Giro d'Italia: Vinokourov ready to go for pink
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Thursday, May 6, 2010

Giro d'Italia: Vinokourov ready to go for pink

by VeloNation Press at 7:23 PM EST   comments
Categories: Pro Cycling, Giro d'Italia

Alexandre VinokourovAlexandre Vinokourov is just two days away from starting his first Giro d'Italia, and will be coming into the race with confidence from recent performances in Italy and Belgium.  Just three weeks ago the Kazakh took his first major wins since returning from a two-year doping suspension.  His streak started with the opening 12.5km time trial in the Giro del Trentino.  It was there where he laid the foundation to secure the overall victory in the four-day race.  He followed it up with his second triumph in Liège-Bastogne-Liège with a well-timed attack in the closing kilometers.

During a press conference today in Amsterdam, The Netherlands, Vinokourov confirmed that he's ready to test his legs in the year's first Grand Tour.  "My legs are fine, ready, and I have no pressure, but above all I'm very motivated. It is the first time I will race the Giro d'Italia and I have come to ride well and gain experience in this race," he said.

He played down his performance in Liège-Bastogne-Liège as a barometer for how his Giro d'Italia might turn out:  "You can not compare a one-day race with a three-week race they are completely different. I have a good physical condition, but the mountain stages will be very hard."

At the Giro del Trentino Vinokourov was able to follow the attacks in the mountain stages to preserve his race lead, but the race was less than a week.  In 2006 he won the Vuelta a España, which showed that he can hold himself together for a Grand Tour.  He's said he will take the race as it comes since his endurance over three weeks is still a question mark.  His best chance to grab the Malia Rosa will be in the opening prologue.

Alexandre Vinokourov"It would mean a lot for me to wear the pink jersey. It would be like a dream come true, and I have a chance to get it with the first stage's opening time trial," he explained.  "I will then look for opportunities to win stages. Those are my goals: to win a stage and to wear pink for a few days, but not necessarily to win the Giro [overall]."

Vinokourov said he hasn't marked out any particular stages to go for a win.  He understands that with a three week Tour it's not possible to pick your places when you're not a sprinter.  Instead he will do what has worked for him in the past - watch his opponents and attack when the time is right.  "At my age, I know what I have to do and when I have to do it," he explained.  "I've proven that in Liège-Bastogne-Liège. I know my time [to go for a win] will come. Sometimes you have to know when to wait for your turn [to attack] without using all your strength and wearing yourself down before the finish."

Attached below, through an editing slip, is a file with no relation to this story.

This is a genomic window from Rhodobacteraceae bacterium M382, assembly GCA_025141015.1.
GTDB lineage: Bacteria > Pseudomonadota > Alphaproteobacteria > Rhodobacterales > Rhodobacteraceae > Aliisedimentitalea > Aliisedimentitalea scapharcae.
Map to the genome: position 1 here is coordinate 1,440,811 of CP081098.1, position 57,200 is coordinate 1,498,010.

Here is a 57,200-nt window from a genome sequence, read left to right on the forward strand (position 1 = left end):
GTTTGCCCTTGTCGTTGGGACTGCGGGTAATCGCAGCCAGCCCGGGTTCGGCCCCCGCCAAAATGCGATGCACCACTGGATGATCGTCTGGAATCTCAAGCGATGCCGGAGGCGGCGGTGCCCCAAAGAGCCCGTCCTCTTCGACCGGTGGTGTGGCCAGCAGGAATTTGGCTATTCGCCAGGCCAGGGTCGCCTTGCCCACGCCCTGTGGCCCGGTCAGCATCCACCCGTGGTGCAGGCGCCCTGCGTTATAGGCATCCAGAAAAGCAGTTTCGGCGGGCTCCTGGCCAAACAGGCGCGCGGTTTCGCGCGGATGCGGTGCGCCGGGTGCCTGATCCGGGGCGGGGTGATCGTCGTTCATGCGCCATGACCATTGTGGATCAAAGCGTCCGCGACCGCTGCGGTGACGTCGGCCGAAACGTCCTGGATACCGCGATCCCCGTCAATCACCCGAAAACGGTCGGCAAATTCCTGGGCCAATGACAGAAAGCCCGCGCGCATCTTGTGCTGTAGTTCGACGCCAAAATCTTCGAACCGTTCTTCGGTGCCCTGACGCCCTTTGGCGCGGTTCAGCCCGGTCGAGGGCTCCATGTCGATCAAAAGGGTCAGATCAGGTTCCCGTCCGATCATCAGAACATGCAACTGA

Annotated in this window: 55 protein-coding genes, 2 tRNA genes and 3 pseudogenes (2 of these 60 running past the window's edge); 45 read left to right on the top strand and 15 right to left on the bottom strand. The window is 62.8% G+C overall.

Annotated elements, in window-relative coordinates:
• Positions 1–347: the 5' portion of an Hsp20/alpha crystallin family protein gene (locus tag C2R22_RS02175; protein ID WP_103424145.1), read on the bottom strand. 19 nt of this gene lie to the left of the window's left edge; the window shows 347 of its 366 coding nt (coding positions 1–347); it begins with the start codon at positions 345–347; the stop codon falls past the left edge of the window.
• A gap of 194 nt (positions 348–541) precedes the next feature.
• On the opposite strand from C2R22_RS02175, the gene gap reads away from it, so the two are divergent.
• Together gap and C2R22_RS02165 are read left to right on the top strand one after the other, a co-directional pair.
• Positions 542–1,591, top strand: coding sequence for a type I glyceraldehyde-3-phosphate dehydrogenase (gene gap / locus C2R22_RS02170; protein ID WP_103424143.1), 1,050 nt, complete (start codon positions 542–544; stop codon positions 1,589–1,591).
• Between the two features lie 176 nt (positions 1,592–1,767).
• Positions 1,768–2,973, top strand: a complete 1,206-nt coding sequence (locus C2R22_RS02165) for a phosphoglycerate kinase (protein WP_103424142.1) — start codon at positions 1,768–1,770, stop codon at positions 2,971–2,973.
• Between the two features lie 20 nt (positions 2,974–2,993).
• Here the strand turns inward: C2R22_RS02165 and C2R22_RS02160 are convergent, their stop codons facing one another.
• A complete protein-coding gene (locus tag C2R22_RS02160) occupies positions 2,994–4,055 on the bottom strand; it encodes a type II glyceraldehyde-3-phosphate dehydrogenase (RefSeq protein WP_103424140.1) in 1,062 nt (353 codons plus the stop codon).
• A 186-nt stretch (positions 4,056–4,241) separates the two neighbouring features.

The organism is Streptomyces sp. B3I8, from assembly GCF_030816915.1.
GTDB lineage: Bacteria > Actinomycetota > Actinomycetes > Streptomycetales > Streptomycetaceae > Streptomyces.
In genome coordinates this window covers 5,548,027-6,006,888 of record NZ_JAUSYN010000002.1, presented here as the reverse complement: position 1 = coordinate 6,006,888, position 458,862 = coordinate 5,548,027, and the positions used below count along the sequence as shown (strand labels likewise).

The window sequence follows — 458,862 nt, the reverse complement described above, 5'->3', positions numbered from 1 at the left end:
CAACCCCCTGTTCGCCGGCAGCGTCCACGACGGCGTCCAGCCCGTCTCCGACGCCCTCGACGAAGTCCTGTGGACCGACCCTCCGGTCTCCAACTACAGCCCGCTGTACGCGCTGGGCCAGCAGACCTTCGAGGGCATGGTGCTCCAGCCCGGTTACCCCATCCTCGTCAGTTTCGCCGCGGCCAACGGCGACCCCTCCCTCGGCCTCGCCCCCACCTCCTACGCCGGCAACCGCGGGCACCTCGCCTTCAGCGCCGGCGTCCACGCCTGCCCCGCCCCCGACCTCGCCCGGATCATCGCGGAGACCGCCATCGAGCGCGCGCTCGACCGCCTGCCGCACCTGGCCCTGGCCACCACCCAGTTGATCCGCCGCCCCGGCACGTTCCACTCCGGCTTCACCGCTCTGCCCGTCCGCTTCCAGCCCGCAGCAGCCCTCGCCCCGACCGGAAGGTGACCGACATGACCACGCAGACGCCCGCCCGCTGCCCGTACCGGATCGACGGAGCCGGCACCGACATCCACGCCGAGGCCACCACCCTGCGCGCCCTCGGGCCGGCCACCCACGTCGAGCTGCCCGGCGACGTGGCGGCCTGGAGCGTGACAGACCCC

He describes this year's Giro d'Italia as "very complicated and demanding", and expects the onslaught of mountain stages to be challenging with respect to managing your effort and recovery.  "With so many difficult mountains you can make big differences in a single stage," he said, "so it is very tempting to try to do damage in a single day, but we must beware of surprises. These stages can do a lot of harm to us all. To any of us. No one is immune to failure."

The Astana team has ridden well this year, and he doesn't expect the team time trial to be a problem:  "Physically, my teammates are very complete and will do everything possible to bring us up as much as possible in the overall standings."

Vinokourov sees several riders with a chance to make their mark in the corsa rosa.  He tips Ivan Basso (Liquigas-Doimo), Cadel Evans (BMC Racing), Damiano Cunego (Lampre) as the main favorites, but names riders like former Giro winner Stefano Garzelli (Acqua e Sapone) and double stage winner and third place overall last year Carlos Sastre (Cervelo TestTeam) as possible threats.

"Cadel Evans has shown that he is in great shape and the Giro d'Italia is one of his main objectives before tackling the Tour de France. He rides very well in the Grand Tours, and is a rider that has a lot of experience. He is the most dangerous."

The Kazakh closed the interview out by saying he would be satisfied if he finished on the podium.


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